the World, bear away the palm of victory, the crown
of immortality, while I lie buried in my sloth and
dead in my sins, and thus lose the brilliant and
glorious mansion already prepared for me in heaven?
Shall all the gifts, which God has lavished upon
me, be ingloriously spent and foolishly wasted,
in the petty contest for this world's evanescent
honors and riches, while the poor and contemned
lay up treasures in heaven, and secure the prize
of immortal glory? Shall others be the friends of
God, whom He delights to honor, while I alone remain
His enemy, and an alien from His blessed Kingdom?"
It is a consoling
evidence of progress in the spiritual life in this
country to find the Martyrology here published,
for the first time, in English, and thereby made
accessible, in its rich treasures of Sanctity, to
all classes of our population. It will prove highly
edifying and useful, not only to the members of
our numerous religious Communities of both sexes,
but also to the laity generally. Every day has here
its record of Sanctity; and there is scarcely a
Christian, no matter how lowly or how much occupied,
who may not be able to daily peruse, with faith
and with great profit, the brief page of each day's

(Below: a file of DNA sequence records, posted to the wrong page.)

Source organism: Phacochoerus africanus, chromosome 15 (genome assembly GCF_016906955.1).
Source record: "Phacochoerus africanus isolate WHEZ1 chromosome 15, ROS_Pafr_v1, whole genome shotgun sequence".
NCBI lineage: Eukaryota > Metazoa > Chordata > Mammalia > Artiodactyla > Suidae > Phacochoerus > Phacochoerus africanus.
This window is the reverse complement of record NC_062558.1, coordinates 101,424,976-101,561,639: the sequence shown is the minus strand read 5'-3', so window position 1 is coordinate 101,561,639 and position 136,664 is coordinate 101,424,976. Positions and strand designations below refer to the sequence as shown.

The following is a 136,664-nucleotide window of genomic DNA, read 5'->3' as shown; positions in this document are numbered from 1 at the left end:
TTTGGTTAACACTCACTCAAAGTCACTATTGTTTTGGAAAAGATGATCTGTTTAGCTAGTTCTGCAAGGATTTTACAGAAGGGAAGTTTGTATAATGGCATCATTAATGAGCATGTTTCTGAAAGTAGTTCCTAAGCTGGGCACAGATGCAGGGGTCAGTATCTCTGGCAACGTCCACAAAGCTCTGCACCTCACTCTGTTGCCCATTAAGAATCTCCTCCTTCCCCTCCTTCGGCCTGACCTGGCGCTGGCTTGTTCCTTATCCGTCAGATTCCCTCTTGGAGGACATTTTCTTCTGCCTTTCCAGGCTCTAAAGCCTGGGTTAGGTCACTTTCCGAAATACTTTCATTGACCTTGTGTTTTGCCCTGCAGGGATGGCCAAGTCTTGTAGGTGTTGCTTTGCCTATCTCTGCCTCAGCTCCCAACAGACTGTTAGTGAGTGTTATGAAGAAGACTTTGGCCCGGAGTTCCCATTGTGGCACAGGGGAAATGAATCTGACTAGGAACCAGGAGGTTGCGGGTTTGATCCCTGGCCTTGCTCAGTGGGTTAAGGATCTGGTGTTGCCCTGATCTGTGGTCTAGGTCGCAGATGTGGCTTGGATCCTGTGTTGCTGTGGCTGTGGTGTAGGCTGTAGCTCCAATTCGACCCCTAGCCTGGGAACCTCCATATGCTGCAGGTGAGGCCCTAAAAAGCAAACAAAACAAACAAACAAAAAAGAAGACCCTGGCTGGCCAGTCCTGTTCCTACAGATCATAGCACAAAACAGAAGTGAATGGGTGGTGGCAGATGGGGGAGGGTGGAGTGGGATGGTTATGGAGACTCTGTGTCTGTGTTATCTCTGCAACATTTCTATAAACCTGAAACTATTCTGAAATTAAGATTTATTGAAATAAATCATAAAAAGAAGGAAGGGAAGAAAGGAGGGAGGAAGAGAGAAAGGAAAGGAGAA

models of Holiness. These belong to all classes
and callings of life; from the throne to the hovel,
from the Pontiff to the lowest cleric, from the
philosopher to the peasant, from the busy walks
of life to the dreary wastes of the desert.
Let all, then,
procure and read daily the appropriate portions
of this Martyrology. Its daily and pious perusal
will console us in affliction, will animate us in
despondency, will make our souls glow with the love
of God in coldness, and will lift up our minds and
hearts from this dull and ever-changing earth to
the bright and everlasting mansions prepared for
us in Heaven!
J. Cardinal Gibbons, Archbishop Baltimore, Maryland
The Lapsi were
early Catholics who renounced the Faith and either
sacrificed to the Roman gods by edict from the emperor,
or offered incense to them to escape Imperial persecution
and death, and who later returned to the Faith when
persecution subsided. However, Christ warns us,
“Every one therefore that shall confess me before
men, I will also confess him before my Father who
is in heaven. But he that shall deny me before men,
I will also deny him before my Father who is in
heaven.” (St. Matthew 10.3-33)